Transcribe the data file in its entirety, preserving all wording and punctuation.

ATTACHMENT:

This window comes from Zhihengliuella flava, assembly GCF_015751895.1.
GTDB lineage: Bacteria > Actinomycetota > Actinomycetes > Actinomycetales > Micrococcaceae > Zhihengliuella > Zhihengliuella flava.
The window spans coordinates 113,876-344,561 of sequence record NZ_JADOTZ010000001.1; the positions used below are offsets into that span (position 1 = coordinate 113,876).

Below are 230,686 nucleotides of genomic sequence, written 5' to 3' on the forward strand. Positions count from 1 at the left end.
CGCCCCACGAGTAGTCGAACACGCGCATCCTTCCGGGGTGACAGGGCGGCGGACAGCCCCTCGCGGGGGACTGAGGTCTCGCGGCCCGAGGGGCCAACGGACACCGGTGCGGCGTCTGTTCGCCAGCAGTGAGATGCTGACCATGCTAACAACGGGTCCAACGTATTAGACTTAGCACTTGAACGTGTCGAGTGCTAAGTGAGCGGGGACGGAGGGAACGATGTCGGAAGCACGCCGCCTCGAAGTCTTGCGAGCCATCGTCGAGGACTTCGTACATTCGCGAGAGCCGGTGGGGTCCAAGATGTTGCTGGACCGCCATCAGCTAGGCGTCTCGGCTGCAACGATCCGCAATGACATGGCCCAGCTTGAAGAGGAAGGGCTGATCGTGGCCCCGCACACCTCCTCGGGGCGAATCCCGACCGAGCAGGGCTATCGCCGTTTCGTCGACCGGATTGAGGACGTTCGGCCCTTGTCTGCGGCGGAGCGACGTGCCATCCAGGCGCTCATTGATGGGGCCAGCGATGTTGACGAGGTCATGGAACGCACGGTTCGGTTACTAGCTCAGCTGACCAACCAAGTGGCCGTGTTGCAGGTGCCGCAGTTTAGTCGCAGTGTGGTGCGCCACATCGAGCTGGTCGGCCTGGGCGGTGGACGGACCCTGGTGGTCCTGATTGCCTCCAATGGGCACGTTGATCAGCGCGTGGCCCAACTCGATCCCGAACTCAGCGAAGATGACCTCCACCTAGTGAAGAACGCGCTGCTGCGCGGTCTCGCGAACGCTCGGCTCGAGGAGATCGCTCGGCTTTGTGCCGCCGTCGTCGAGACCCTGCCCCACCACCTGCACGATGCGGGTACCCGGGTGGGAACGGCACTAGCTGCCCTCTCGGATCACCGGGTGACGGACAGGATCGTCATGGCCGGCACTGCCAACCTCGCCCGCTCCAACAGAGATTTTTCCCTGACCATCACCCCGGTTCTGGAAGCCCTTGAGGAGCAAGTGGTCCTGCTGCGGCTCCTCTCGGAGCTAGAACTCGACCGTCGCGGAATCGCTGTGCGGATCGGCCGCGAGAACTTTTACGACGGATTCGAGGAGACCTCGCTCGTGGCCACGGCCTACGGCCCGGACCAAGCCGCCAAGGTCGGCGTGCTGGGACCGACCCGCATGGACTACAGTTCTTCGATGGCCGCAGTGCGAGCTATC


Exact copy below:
This window comes from Zhihengliuella flava, assembly GCF_015751895.1.
GTDB lineage: Bacteria > Actinomycetota > Actinomycetes > Actinomycetales > Micrococcaceae > Zhihengliuella > Zhihengliuella flava.
The window spans coordinates 113,876-344,561 of sequence record NZ_JADOTZ010000001.1; the positions used below are offsets into that span (position 1 = coordinate 113,876).

Below are 230,686 nucleotides of genomic sequence, written 5' to 3' on the forward strand. Positions count from 1 at the left end.
CGCCCCACGAGTAGTCGAACACGCGCATCCTTCCGGGGTGACAGGGCGGCGGACAGCCCCTCGCGGGGGACTGAGGTCTCGCGGCCCGAGGGGCCAACGGACACCGGTGCGGCGTCTGTTCGCCAGCAGTGAGATGCTGACCATGCTAACAACGGGTCCAACGTATTAGACTTAGCACTTGAACGTGTCGAGTGCTAAGTGAGCGGGGACGGAGGGAACGATGTCGGAAGCACGCCGCCTCGAAGTCTTGCGAGCCATCGTCGAGGACTTCGTACATTCGCGAGAGCCGGTGGGGTCCAAGATGTTGCTGGACCGCCATCAGCTAGGCGTCTCGGCTGCAACGATCCGCAATGACATGGCCCAGCTTGAAGAGGAAGGGCTGATCGTGGCCCCGCACACCTCCTCGGGGCGAATCCCGACCGAGCAGGGCTATCGCCGTTTCGTCGACCGGATTGAGGACGTTCGGCCCTTGTCTGCGGCGGAGCGACGTGCCATCCAGGCGCTCATTGATGGGGCCAGCGATGTTGACGAGGTCATGGAACGCACGGTTCGGTTACTAGCTCAGCTGACCAACCAAGTGGCCGTGTTGCAGGTGCCGCAGTTTAGTCGCAGTGTGGTGCGCCACATCGAGCTGGTCGGCCTGGGCGGTGGACGGACCCTGGTGGTCCTGATTGCCTCCAATGGGCACGTTGATCAGCGCGTGGCCCAACTCGATCCCGAACTCAGCGAAGATGACCTCCACCTAGTGAAGAACGCGCTGCTGCGCGGTCTCGCGAACGCTCGGCTCGAGGAGATCGCTCGGCTTTGTGCCGCCGTCGTCGAGACCCTGCCCCACCACCTGCACGATGCGGGTACCCGGGTGGGAACGGCACTAGCTGCCCTCTCGGATCACCGGGTGACGGACAGGATCGTCATGGCCGGCACTGCCAACCTCGCCCGCTCCAACAGAGATTTTTCCCTGACCATCACCCCGGTTCTGGAAGCCCTTGAGGAGCAAGTGGTCCTGCTGCGGCTCCTCTCGGAGCTAGAACTCGACCGTCGCGGAATCGCTGTGCGGATCGGCCGCGAGAACTTTTACGACGGATTCGAGGAGACCTCGCTCGTGGCCACGGCCTACGGCCCGGACCAAGCCGCCAAGGTCGGCGTGCTGGGACCGACCCGCATGGACTACAGTTCTTCGATGGCCGCAGTGCGAGCTATC